Roof jack with vent cap for plumbing vent pipes

Inspected a house today with a 3 year old laminated asphalt shingle roof. Each of the plumbing PVC vent pipes terminated into a roof jack with vent cap flashing assembly. Oddly enough, I have never seen this type of flashing used for plumbing vent pipes before. I cant think of any problem with using this type of flashing other than the possibility of the pipe extending too far into the roof jack but each pipe appeared to have sufficient clearance from the underside of the vent. Just wanted make sure I was not missing anything.

This is one of those times when knowing the area you operate in would REALLY help!!

Houston, Texas.

Paper wasp heaven

So, snow and ice buildup isn’t an issue.

I don’t see a roof jack in that picture, and I would be concerned if I did.

I think you meant to write “vent pipe flashing”, or the sometimes-used slang “jack boot”, which goes on the roof.
But a “roof jack” is something different entirely than what you appear to be concerned about.
Please check your terms so we know what you are really asking.


It’s a painted Master Flow roof [vent] jack:

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Thank You Simon, I learned from you today.

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That would be the same as calling your inspection vehicle a “car automobile” The two refer to the same thing when it comes to plumbing/vent roof flashing :slight_smile:

PS: go easy on Justin, we don’t want to scare him :grin:

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I agree. I don’t use that term but some do.

As you eluded, terminology for a particular item can vary. If you are confused about a term, maybe you should ask for clarification instead of trying to school me. I think the information and pictures I provided are pretty self explanatory for you to know what I am asking.

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You got me. Sorry, Bud.

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Shrimp Scamp :wink:

Don’t get caught up in slag or Manufacturers trademarks for components, please.
This would be a bit of how I report on/for sloped roofs.

Observation: Sloped roof. Roof was mounted.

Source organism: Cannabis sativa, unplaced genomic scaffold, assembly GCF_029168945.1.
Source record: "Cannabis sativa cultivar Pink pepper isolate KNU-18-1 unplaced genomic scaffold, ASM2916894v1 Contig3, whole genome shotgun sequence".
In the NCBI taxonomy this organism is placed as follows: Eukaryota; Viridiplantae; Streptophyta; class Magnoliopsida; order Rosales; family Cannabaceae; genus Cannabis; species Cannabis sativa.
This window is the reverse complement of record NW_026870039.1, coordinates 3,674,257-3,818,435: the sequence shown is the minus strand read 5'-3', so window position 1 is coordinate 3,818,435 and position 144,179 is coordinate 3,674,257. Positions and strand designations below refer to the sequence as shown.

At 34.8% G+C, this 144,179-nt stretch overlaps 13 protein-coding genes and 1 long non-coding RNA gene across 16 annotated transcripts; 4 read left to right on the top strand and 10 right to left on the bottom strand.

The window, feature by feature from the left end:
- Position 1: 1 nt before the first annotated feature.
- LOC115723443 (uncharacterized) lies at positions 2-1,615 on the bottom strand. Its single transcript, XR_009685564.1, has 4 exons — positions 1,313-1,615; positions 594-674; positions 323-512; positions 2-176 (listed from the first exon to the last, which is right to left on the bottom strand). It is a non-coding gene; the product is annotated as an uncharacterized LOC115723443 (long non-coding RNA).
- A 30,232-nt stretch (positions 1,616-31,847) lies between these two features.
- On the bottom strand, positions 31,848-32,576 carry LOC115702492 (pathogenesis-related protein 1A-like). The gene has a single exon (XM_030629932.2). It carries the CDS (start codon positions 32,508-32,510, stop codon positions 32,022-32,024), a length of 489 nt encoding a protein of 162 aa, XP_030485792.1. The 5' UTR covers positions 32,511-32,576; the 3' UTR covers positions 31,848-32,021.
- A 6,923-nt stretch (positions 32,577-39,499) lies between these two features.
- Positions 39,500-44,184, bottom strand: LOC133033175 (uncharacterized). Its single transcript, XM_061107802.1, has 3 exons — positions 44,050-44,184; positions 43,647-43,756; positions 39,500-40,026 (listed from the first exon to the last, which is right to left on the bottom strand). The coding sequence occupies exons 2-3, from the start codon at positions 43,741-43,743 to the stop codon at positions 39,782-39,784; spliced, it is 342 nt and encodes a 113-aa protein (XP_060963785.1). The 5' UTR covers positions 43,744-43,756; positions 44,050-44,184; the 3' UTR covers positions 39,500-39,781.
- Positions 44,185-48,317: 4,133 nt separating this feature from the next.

Roof covering: Composition/Architectural Shingles.
Flashing: Plumbing vent flashing. No apparent visual inauspicious conditions.
Recommend: A licensed roofing contractor service the roof prior the onset of winter. Typical/usual maintenance item.
Limitations: Inspection performed: Roof was mounted. Age determined: Real Estate listings.

Hope that helps!

Nor do I. Ever!
Must be another stoopid plumber thing!! :wink:

Just because Home Depot lists it as a “Roof Jack” doesn’t mean it is the correct term.

Roof jacks* provide a stable surface to work, increasing safety and making it easier to apply roofing . Ideally, locate a rafter below the sheathing. (You can usually feel sheathing nails, which are driven into rafters through the underlayment.) Attach a jack by driving two 16d nails (never roofing nails) into a rafter.

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Actually, the manufacturer lists it as such. You should write to GAF :slight_smile: Depending on the region either jack or a boot is appropriate and refer to the same thing when applied in a context. Next thing you will claim that a nipple is also a home depot made up term and not a plumber :smiley: How about a test cock :laughing:

Simon, I appreciate you posting factual info. I was tempted to give a smart ass response to the above. It surprises me that some on this board are so quick to tell someone they are wrong. You would think they would verify what they know to be true before spouting it off as fact. Especially with being an inspector- verify your info. I guess if anything, it shows who we can depend on to give credible information. Thanks for being one of those guys.

A manufacturer can make up or use an incorrect name to differentiate from other products in their line. I spent 37 years as director of a group of aerospace engineers. We made up names all the time just to make it easier for us.
Regardless, it is not the correct term and can lead to confusion, especially in the report. Call it a Roof vent.


You mean, like… ROMEX, or the lazy inspectors favorite… FOOTER??